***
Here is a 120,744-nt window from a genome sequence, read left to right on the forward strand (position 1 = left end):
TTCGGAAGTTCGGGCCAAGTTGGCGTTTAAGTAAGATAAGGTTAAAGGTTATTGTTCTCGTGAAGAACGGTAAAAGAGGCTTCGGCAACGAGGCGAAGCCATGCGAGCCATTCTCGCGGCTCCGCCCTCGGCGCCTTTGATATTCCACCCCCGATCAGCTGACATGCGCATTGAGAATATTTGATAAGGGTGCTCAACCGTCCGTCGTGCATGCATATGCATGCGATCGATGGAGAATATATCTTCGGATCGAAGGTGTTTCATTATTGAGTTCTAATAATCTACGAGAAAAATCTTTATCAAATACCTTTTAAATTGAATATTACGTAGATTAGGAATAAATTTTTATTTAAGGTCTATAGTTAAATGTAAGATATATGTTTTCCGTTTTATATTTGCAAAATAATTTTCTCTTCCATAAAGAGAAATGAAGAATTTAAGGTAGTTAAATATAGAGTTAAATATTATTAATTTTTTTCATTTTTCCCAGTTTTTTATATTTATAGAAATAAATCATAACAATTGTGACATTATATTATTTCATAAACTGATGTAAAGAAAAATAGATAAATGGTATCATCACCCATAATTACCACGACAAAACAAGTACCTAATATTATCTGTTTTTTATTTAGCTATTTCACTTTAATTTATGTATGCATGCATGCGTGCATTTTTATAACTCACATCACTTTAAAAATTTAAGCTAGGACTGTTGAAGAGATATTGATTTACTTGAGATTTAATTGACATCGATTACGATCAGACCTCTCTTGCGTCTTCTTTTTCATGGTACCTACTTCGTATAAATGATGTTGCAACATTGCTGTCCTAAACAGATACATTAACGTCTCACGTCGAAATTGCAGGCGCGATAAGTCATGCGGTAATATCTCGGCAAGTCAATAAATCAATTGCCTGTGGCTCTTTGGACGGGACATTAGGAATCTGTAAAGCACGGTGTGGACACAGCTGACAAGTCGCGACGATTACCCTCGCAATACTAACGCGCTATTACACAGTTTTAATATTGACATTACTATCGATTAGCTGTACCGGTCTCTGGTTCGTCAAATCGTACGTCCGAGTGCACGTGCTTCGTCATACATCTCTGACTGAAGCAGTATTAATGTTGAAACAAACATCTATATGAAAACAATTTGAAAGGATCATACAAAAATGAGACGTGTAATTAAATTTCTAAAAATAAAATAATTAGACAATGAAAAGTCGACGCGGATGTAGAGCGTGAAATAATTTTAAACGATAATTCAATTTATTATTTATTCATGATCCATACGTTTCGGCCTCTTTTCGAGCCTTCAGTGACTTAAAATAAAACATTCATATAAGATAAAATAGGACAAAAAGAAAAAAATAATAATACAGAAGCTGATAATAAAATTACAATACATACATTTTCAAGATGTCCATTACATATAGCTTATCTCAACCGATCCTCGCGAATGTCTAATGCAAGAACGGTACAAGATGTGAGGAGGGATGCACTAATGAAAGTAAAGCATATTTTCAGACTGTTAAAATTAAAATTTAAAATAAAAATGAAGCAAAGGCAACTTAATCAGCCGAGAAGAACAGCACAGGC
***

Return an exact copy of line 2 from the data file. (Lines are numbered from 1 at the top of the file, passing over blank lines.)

TTCGGAAGTTCGGGCCAAGTTGGCGTTTAAGTAAGATAAGGTTAAAGGTTATTGTTCTCGTGAAGAACGGTAAAAGAGGCTTCGGCAACGAGGCGAAGCCATGCGAGCCATTCTCGCGGCTCCGCCCTCGGCGCCTTTGATATTCCACCCCCGATCAGCTGACATGCGCATTGAGAATATTTGATAAGGGTGCTCAACCGTCCGTCGTGCATGCATATGCATGCGATCGATGGAGAATATATCTTCGGATCGAAGGTGTTTCATTATTGAGTTCTAATAATCTACGAGAAAAATCTTTATCAAATACCTTTTAAATTGAATATTACGTAGATTAGGAATAAATTTTTATTTAAGGTCTATAGTTAAATGTAAGATATATGTTTTCCGTTTTATATTTGCAAAATAATTTTCTCTTCCATAAAGAGAAATGAAGAATTTAAGGTAGTTAAATATAGAGTTAAATATTATTAATTTTTTTCATTTTTCCCAGTTTTTTATATTTATAGAAATAAATCATAACAATTGTGACATTATATTATTTCATAAACTGATGTAAAGAAAAATAGATAAATGGTATCATCACCCATAATTACCACGACAAAACAAGTACCTAATATTATCTGTTTTTTATTTAGCTATTTCACTTTAATTTATGTATGCATGCATGCGTGCATTTTTATAACTCACATCACTTTAAAAATTTAAGCTAGGACTGTTGAAGAGATATTGATTTACTTGAGATTTAATTGACATCGATTACGATCAGACCTCTCTTGCGTCTTCTTTTTCATGGTACCTACTTCGTATAAATGATGTTGCAACATTGCTGTCCTAAACAGATACATTAACGTCTCACGTCGAAATTGCAGGCGCGATAAGTCATGCGGTAATATCTCGGCAAGTCAATAAATCAATTGCCTGTGGCTCTTTGGACGGGACATTAGGAATCTGTAAAGCACGGTGTGGACACAGCTGACAAGTCGCGACGATTACCCTCGCAATACTAACGCGCTATTACACAGTTTTAATATTGACATTACTATCGATTAGCTGTACCGGTCTCTGGTTCGTCAAATCGTACGTCCGAGTGCACGTGCTTCGTCATACATCTCTGACTGAAGCAGTATTAATGTTGAAACAAACATCTATATGAAAACAATTTGAAAGGATCATACAAAAATGAGACGTGTAATTAAATTTCTAAAAATAAAATAATTAGACAATGAAAAGTCGACGCGGATGTAGAGCGTGAAATAATTTTAAACGATAATTCAATTTATTATTTATTCATGATCCATACGTTTCGGCCTCTTTTCGAGCCTTCAGTGACTTAAAATAAAACATTCATATAAGATAAAATAGGACAAAAAGAAAAAAATAATAATACAGAAGCTGATAATAAAATTACAATACATACATTTTCAAGATGTCCATTACATATAGCTTATCTCAACCGATCCTCGCGAATGTCTAATGCAAGAACGGTACAAGATGTGAGGAGGGATGCACTAATGAAAGTAAAGCATATTTTCAGACTGTTAAAATTAAAATTTAAAATAAAAATGAAGCAAAGGCAACTTAATCAGCCGAGAAGAACAGCACAGGC